First file header label

 1- 3    1      label identifier          3    HDR
 4       2      label number              1    1
 5-21    3      file identifier          17    (file name) $
22-27    4      set identification        6    (file type) $
28-31    5      file section number       4    (0001-0002-nnnn)
32-35    6      file sequence number      4    (0001-0002-nnnn)
36-39    7      generation number         4    (file generation) $
40-41    8      generation version number 2    (version number) $
42-47    9      creation date             6    (ANSI standard date) $
48-53   10      expiration date           6    (spaces) $
54      11      accessibility             1    (space)
55-60   12      block count               6    000000
61-73   13      system code              13    SINTRAN III x
74-80   14      (not used)                7    (spaces)

$ field 3:

- An apostrophe is used to mark the end of the string. This character is not a part of the name. The unused part of a field is filled with spaces.

$ field 4:

- Only the first four characters are used in this field. If it is shorter than four characters, an apostrophe is used to mark the end of the string.

$ field 7:

- Only alphanumeric characters. The field is left justified, and an apostrophe is used to mark the end of the string. The character code in this field identifies a backup generation of files.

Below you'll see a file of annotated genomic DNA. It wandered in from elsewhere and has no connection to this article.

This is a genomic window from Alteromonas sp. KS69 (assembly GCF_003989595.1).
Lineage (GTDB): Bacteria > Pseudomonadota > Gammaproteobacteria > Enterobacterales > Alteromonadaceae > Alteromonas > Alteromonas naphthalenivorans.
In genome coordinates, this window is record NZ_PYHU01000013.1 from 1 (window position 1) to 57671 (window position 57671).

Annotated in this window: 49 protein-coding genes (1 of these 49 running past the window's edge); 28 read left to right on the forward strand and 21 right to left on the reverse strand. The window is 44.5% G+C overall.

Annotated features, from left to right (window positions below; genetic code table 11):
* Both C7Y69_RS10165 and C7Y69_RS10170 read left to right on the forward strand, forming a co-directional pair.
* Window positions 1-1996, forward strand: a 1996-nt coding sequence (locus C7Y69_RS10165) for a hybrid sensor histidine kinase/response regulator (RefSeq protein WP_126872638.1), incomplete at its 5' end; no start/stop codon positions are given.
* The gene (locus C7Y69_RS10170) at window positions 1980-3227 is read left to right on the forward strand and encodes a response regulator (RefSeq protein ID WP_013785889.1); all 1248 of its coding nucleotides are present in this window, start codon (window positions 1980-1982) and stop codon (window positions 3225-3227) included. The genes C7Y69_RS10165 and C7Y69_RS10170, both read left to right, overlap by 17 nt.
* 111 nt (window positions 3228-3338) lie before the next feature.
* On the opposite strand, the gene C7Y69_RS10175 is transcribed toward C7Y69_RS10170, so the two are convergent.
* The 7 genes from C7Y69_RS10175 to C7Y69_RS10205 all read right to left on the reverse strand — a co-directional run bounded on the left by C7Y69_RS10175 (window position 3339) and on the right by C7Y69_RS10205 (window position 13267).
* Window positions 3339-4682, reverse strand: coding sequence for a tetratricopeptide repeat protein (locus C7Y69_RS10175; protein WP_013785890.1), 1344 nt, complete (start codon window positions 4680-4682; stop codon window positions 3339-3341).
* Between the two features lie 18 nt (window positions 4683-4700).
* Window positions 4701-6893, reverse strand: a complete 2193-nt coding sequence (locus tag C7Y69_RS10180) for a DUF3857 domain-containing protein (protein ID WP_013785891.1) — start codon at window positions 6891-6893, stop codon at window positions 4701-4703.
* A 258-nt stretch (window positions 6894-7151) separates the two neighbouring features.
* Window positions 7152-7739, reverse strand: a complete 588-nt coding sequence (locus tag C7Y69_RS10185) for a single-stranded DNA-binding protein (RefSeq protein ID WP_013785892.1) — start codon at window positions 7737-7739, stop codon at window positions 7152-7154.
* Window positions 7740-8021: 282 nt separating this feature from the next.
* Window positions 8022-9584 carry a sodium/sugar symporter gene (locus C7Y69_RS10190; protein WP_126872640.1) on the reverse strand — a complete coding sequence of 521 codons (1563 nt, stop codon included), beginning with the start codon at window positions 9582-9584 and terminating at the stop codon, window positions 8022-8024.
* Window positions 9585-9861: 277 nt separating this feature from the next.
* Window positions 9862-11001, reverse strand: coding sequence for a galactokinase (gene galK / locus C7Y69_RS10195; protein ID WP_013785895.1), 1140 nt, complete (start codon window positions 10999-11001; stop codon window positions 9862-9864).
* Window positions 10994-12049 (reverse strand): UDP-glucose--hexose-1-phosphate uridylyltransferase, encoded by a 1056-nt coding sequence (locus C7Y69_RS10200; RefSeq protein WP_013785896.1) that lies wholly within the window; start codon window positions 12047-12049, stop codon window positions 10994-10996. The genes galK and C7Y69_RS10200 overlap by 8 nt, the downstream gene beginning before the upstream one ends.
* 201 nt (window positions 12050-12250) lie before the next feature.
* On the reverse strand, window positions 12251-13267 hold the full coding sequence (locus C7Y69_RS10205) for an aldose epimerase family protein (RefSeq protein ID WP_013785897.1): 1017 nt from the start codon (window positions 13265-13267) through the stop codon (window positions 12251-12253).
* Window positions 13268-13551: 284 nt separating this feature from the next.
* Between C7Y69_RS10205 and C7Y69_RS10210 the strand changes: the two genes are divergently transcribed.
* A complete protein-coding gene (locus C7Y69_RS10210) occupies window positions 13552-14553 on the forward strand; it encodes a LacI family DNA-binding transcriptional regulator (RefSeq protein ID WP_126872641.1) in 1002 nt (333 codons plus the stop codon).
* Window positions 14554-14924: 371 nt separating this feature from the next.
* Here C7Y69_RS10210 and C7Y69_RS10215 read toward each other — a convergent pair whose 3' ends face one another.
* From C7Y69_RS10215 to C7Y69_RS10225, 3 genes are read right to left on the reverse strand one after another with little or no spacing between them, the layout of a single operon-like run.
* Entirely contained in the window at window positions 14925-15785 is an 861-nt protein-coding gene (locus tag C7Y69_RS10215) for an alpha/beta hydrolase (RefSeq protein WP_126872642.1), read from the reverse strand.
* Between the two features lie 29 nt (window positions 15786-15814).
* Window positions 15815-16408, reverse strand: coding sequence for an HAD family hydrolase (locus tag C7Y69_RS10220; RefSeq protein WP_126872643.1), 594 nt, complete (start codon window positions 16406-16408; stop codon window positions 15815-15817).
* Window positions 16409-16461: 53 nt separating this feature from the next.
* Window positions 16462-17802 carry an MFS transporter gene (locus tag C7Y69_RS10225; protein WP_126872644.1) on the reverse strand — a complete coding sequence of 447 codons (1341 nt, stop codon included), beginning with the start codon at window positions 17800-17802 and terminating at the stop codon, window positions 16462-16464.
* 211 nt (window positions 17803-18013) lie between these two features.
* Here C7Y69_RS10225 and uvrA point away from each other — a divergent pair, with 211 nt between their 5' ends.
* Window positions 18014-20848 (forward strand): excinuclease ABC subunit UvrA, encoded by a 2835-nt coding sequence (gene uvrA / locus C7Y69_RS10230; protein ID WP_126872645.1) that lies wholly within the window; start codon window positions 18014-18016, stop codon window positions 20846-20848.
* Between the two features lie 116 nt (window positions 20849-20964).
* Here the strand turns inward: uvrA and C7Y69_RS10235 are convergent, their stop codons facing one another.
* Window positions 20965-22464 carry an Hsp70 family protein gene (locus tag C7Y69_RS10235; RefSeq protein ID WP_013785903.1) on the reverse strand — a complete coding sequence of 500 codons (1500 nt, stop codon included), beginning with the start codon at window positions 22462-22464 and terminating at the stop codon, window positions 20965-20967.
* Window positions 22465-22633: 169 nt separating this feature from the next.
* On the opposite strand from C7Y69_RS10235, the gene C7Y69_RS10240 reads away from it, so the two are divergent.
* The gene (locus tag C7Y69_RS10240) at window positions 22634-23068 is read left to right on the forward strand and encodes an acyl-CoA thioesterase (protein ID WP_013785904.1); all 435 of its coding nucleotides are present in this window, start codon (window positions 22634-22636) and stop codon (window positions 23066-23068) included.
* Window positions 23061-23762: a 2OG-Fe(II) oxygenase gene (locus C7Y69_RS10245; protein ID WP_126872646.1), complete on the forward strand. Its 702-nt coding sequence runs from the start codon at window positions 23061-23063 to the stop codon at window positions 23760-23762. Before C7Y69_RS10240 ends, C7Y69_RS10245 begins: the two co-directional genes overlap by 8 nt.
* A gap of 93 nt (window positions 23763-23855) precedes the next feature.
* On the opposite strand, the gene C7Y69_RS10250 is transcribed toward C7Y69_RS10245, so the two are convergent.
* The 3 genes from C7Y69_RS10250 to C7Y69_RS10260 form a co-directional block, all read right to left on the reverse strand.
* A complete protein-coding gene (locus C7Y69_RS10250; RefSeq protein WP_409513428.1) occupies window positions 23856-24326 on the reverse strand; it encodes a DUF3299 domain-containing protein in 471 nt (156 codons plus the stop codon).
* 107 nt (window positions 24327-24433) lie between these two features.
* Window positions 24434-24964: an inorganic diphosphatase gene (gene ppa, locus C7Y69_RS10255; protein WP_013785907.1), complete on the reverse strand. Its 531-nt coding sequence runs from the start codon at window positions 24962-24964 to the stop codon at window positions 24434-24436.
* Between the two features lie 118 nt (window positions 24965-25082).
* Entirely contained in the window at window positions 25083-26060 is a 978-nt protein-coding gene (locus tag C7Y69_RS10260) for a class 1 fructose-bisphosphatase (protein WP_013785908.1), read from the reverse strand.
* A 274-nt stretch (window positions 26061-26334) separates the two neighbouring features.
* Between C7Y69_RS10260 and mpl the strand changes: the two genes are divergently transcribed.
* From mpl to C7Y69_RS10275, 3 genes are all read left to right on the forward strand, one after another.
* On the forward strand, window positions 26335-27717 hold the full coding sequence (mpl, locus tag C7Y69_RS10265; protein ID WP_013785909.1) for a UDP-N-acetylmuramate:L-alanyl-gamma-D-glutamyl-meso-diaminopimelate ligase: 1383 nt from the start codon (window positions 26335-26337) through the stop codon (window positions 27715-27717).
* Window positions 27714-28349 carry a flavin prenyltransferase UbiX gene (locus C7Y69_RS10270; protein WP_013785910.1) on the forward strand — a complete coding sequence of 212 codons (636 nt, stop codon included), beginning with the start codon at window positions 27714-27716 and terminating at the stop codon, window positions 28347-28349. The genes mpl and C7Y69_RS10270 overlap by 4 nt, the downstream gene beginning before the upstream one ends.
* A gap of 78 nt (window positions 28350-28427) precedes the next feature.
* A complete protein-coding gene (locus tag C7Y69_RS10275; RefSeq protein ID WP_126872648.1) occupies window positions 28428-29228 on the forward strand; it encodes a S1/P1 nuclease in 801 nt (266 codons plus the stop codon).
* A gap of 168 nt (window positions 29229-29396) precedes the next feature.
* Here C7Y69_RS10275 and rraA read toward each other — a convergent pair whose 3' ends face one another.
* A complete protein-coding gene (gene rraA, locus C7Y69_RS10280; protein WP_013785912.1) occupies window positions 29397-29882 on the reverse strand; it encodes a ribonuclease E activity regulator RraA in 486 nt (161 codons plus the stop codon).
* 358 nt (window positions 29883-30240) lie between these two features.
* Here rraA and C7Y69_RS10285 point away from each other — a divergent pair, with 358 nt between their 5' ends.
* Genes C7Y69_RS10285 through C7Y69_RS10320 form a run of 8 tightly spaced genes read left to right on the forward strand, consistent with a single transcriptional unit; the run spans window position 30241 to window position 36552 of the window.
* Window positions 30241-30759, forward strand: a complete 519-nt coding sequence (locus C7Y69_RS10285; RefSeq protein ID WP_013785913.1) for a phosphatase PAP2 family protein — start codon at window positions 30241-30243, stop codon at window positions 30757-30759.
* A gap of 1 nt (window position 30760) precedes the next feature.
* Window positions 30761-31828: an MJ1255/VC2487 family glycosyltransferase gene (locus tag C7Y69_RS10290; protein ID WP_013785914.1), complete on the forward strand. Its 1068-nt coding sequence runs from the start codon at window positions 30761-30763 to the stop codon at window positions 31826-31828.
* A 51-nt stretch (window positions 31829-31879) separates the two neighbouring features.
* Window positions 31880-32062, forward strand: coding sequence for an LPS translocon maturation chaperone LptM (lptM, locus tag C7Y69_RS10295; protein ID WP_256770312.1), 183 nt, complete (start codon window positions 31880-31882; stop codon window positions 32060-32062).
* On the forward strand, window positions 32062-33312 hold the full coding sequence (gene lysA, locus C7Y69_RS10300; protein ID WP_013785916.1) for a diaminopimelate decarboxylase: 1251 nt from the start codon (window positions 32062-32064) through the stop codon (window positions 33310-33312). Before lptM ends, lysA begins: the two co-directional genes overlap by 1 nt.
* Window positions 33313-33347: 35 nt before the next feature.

$ field 8:

- This field contains numbers from 1 to 99. The characters are left justified, and one digit numbers will have an apostrophe in the right character position. This number identifies different versions of files with identical file names (fields 3 and 4), and each version must be treated as an individual file.

$ fields 9 and 10:

- Creation and expiration dates are not used, and the fields will contain spaces.

$ field 13:

- The system code is SINTRAN III x, where x is the version code, for example J[5].

Second file header label

1- 3      1    label identifier     3    HDR
4         2 label number            1    2
5         3 record format           1    U
6-10      4 block length            5    (no. of characters)
11-15     5 record length           5    (spaces)
16-50     6 reserved                     (name of owner) $
            for operating systems  35    & MAX BYTE POINTER)
51-52     7 (not used)              2    (spaces)
53-80     8 (not used)              2    (spaces)

$ field 6:

- Up to 16 alphanumeric characters, starting from position 16, identifying the owner of this file. If the name is shorter than 16 characters, an apostrophe is used to mark the end of name.